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lastleg

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Matt

Do you know if Neglected mine ore is free milling or locked up in tellurides? Stephen Voynick's
excellent book "Colorado Rockhounding" describes the ores of the Mayday and Idaho mines but
I can't find a mention of the Neglected. Perry Eberhart's "Guide to the Colorado Ghost Towns and
Mining Camps" says this: "Emery, a small camp around the Neglected Mine at the head of Junction
Creek, no information available on how the names Emery and Neglected came to be. In fact there
was little available on either." The last revised edition was in 1974.

Evidently Perry had not read Temple's awe inspiring book of 1961.

Regarding Pegleg's desert varnished nuggets: Desert Magazine carried lengthy articles on the legend
culminating with someone finding the right hill. He sent the mag samples and satisfied most of
the doubters. He remained anonymous of course. Desert's editions are online and full of treasure
leads in the far western region.
 

UncleMatt

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Temple claimed it was very rich Sylvanite ore, which is a gold-silver telluride.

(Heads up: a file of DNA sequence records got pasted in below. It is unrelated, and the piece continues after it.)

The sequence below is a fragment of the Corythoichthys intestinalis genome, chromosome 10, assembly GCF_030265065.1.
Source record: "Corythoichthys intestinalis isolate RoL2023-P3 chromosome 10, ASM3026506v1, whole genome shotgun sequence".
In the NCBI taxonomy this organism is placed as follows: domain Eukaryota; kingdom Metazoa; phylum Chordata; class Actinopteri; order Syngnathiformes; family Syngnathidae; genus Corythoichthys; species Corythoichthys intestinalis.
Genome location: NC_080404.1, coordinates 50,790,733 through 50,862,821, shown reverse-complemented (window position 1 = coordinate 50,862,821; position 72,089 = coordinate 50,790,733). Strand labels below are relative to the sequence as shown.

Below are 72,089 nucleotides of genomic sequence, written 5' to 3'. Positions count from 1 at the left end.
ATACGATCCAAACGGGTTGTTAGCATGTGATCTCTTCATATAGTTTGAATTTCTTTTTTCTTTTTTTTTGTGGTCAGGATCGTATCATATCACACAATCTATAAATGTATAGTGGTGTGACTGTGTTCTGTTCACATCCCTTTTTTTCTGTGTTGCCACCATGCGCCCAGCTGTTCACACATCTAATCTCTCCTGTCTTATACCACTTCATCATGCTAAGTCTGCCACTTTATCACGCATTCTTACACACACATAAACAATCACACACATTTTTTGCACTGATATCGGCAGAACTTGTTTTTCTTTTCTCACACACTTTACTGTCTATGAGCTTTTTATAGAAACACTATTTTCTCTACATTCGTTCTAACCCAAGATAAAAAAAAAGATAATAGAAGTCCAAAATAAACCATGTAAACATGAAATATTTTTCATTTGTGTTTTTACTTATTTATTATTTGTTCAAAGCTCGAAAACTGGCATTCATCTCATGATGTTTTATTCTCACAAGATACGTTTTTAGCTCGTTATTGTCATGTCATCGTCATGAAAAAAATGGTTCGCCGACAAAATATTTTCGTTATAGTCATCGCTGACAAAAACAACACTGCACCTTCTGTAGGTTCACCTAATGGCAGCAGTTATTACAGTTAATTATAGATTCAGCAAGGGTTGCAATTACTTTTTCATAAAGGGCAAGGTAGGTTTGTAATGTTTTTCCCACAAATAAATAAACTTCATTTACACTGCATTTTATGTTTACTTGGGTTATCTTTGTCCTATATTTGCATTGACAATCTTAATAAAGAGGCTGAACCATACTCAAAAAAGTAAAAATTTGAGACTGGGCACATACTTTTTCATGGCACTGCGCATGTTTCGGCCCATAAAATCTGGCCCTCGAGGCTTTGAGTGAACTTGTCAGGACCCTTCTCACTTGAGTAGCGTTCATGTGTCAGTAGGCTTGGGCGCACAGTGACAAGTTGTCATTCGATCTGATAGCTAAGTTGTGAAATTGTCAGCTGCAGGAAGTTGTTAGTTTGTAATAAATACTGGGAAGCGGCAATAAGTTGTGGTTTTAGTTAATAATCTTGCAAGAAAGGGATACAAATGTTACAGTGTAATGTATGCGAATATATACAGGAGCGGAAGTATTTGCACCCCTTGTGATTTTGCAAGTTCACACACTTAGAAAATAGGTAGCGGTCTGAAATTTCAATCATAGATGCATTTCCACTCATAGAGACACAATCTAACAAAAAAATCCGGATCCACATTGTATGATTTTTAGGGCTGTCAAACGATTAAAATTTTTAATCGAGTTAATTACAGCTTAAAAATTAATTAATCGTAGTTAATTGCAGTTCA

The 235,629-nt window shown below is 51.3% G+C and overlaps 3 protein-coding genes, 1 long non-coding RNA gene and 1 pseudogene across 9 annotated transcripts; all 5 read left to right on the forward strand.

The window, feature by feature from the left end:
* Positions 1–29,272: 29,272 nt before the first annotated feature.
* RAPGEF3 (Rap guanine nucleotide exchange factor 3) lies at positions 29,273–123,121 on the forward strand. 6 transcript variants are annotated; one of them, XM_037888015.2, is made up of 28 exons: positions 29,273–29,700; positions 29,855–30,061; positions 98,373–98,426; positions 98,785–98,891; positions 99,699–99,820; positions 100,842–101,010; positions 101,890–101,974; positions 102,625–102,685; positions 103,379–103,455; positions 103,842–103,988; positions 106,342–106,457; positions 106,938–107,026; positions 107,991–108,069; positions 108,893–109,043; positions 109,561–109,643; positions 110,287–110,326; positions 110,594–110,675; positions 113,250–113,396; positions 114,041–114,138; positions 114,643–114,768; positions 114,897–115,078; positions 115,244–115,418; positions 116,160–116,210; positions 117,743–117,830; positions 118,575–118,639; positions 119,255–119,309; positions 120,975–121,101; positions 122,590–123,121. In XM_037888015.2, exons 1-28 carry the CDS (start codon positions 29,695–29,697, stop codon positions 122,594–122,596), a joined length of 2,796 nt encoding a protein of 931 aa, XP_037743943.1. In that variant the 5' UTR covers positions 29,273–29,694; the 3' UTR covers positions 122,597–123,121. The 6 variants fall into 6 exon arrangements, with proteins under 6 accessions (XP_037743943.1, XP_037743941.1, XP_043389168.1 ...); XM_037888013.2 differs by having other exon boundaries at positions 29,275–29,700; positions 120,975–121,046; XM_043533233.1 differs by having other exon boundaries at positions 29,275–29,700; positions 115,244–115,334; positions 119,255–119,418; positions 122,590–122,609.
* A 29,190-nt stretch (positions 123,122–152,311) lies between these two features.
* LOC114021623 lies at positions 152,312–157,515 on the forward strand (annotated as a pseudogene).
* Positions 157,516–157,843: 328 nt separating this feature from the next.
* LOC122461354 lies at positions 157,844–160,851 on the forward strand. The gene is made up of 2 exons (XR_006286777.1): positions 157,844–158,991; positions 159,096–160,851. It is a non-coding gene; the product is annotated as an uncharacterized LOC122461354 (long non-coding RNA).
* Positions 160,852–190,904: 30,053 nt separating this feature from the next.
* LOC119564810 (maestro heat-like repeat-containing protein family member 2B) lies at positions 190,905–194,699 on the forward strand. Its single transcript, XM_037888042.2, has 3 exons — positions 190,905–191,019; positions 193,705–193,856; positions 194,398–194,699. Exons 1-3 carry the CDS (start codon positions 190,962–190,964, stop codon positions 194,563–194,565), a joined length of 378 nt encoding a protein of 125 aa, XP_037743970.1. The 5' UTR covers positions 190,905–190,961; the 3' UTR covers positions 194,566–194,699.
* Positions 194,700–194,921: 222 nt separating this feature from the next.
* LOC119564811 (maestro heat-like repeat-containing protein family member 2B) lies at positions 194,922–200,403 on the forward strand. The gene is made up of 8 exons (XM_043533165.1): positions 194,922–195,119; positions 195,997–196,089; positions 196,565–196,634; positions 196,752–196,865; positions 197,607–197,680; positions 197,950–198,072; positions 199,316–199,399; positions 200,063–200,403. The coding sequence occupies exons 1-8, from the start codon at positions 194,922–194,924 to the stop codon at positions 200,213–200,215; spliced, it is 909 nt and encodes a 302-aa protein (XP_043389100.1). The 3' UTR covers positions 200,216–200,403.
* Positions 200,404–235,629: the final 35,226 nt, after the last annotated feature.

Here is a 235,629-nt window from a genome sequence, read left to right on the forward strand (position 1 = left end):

But in the same story via Temple, the Neglected Mine's cook Mr. Sommers said the highgrade stache he found from the mine consisted of "...nuggets of all sizes in that batch of highgrade, all the way from the size of a pea to as big as a hen's egg."

Which leaves one wondering. Did Temple not understand what Sylvanite ore was? Or was the cook simply lying? Temple spent a lot of time in the mines, which I verified with family members. He should have been well versed in ore types by description, reputation, and sight. As with so many treasure tales, the reader is left to decide.

I like this tale because I can drive to it! Once you get there, though, you are immediately in the thick of things on that slope. If you aren't in peak physical condition, I wouldn't even try it.
 

UncleMatt

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2012-08-20 13.30.03.jpg